Stagnant Population

Over 100 years ago the city’s population in the winter was 122, 000. By 1479 DR it had slightly declined to 118,000.

The reasons for this are not clear. Perhaps the cost of living in the city is so high, and the conditions are so poor, that many simply choose to leave the city once they have the means. Otherwise we’d expect the city to increase in population over that period (especially given how well its greatest rival has thrived).

Only One Bridge in the City

Somehow at no point in time in the city’s history have they thought about getting another bridge. If anything if history is any indication the absolute destitution of the River District would provide an ample opportunity for some noble to come along and propose a toll bridge that would cut through the district and directly connect the nobility with the merchants across the river.

Quest idea: I could actually see an quest involving one of the council of five paying thugs to terrorize citizens until they sell their property for the bridge. That or the Shadow Thieves. The party then has to step in to put those evil folks in their place (making some enemies along the way)

Lacking Sewers

Other than the two small sections of the sewers featured in Shadows of Amn there is no indication in any of the sources I looked in of any sewer system. That is actually quite possible with a pre-industrial city like this where political power rests exclusively in a small handful of powerful and wealthy people. The River District, essentially the city’s slums, are said to be filled with garbage and to smell terribly. This suggests that the city (or the rich through some agreement between noble and merchant houses) might only be providing cleaning and sewage services to the richer areas of the city. In Shadows of Amn the Copper Coronet does have some sewers attached to it but that might be just specific to that inn.

How this is relevant in your campaign: as a DM think about the impact that this environment would have on the poorer areas of this massive city. Especially with the influx of people in the summer.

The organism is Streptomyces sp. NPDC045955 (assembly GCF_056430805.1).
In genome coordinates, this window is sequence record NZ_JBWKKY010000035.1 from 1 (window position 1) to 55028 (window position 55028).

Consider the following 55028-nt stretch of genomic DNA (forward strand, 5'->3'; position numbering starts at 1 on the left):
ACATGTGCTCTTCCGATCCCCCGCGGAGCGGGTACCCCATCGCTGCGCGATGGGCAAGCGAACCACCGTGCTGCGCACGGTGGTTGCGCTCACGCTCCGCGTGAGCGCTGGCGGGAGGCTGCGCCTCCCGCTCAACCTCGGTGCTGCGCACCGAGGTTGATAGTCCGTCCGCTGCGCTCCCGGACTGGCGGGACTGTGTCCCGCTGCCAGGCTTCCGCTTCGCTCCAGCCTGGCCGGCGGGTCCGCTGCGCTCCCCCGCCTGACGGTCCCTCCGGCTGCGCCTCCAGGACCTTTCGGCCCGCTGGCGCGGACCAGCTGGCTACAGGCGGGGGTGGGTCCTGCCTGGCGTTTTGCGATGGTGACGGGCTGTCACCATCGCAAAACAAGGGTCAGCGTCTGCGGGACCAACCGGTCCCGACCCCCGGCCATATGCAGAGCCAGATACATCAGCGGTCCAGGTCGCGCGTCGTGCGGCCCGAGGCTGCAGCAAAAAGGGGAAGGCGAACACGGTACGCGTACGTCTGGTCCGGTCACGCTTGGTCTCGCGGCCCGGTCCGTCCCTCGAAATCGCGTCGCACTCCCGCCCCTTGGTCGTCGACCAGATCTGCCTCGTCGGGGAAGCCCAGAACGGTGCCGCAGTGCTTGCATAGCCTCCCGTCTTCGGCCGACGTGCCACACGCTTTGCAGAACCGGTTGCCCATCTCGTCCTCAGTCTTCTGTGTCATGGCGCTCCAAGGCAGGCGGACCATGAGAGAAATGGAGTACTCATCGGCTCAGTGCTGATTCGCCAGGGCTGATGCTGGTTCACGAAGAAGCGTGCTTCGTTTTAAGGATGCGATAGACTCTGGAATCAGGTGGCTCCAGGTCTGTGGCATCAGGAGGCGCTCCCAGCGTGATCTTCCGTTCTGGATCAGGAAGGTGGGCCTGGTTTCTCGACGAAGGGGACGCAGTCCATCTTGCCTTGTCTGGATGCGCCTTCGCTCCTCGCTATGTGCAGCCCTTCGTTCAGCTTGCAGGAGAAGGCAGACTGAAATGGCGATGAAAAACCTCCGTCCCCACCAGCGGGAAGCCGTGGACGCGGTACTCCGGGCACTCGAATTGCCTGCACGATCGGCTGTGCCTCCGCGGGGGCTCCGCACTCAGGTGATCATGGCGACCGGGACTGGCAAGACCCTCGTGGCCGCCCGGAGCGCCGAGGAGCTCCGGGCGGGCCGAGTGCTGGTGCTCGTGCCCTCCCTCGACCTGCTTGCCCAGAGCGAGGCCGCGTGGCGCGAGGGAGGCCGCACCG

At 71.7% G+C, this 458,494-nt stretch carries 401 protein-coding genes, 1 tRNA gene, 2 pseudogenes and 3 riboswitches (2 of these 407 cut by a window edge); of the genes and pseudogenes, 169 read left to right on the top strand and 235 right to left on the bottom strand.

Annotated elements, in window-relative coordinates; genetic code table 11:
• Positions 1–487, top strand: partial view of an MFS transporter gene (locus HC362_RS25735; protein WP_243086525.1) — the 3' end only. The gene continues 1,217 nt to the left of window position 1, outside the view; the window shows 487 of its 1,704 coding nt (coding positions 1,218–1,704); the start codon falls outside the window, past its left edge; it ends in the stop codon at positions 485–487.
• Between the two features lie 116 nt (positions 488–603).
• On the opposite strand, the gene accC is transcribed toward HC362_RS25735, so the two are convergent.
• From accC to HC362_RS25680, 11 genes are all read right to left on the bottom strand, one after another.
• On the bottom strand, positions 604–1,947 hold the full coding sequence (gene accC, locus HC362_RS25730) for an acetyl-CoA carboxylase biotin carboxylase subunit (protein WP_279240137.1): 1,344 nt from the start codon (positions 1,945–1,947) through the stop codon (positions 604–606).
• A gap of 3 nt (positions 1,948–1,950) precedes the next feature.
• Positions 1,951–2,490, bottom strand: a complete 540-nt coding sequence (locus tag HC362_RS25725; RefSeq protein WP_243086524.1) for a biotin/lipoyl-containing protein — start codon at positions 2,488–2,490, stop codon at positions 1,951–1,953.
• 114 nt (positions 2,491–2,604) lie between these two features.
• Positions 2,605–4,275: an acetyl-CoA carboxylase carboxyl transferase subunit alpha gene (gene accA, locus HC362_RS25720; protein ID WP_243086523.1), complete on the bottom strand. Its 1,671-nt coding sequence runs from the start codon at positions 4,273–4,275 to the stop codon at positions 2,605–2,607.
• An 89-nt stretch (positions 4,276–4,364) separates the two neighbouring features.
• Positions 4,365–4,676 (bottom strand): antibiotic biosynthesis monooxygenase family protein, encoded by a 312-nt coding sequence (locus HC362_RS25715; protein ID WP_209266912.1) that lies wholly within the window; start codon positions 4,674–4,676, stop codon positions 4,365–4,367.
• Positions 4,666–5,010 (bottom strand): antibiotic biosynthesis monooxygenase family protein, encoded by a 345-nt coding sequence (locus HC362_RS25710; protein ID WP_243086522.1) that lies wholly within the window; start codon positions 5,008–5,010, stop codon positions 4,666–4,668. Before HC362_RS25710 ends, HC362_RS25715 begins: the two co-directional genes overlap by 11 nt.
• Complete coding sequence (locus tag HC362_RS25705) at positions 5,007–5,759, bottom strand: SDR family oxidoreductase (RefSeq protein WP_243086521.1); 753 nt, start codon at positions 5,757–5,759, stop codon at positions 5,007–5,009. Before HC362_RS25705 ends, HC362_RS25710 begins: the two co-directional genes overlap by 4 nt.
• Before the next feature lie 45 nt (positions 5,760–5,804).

Enough Coin Makes the Guards Look the Other Way

With coin being all that is needed to avoid the law there is an opportunity for some truly terrible things to transpire in the city. Human sacrifices, rituals, cannibalism, grave robbing, etc are only limited by what profit they offer over the cost of getting caught or how deep the pockets of their perpetrators (and of course through whatever restrictions are imposed through the magic licensing). This kind of a system provides an excellent opportunity to put the party in moral dilemmas.

Quest idea: the city is known for it’s exotic trades. All the exotic animals coming into the city may present an opportunity for a quest for a party that finds themselves opposed to this sort of trade (including exotic animals).

Quest idea: The power that the criminal element in the city has also suggests that the city could be a major source of smuggling illicit goods into Waterdeep. Perhaps a party could wind up in the city investigating a drug ring that has been smuggling product into that city.

How do I Use it in My Campaign?

Athkatla is a solid city to base a campaign in. It’s large enough during the summer months that you could probably go through levels 1-20, especially if you are willing to branch out from it into the surrounding countryside. A city with no rules could also lead to some pretty serious wizard lairs beneath its surface (as was the case with Irenicus’s lair in Baldur’s Gate 2).

In many ways it is frankly better than Waterdeep as a setting because it’s loose restrictions on murder and other questionable acts will pose a far greater moral dilemmas to the party than what you’d find in Waterdeep. As I mentioned earlier, human sacrifices, rituals, cannibalism, grave robbing, etc are only limited by what profit they offer over the cost of getting caught or how deep the pockets of their perpetrators.

Just be mindful of the fact that you are playing a game. There are places where people just aren’t going to be comfortable going some places.

Issues With the Material as Written

Charge for entering the city: it costs a copper coin for a non-citizen to pass through any gate other than (from my reading) the one beneath the Centre District. What exactly constitutes a citizen? Athkatla is not a city state so is it sufficient to merely be a citizen of Amn in order to avoid this? What about property owners? Were I using this in my campaign I would simply make it a charge for everyone. Similar to the tolls that used to be charged at some (though certainly not all) city gates in medieval Europe.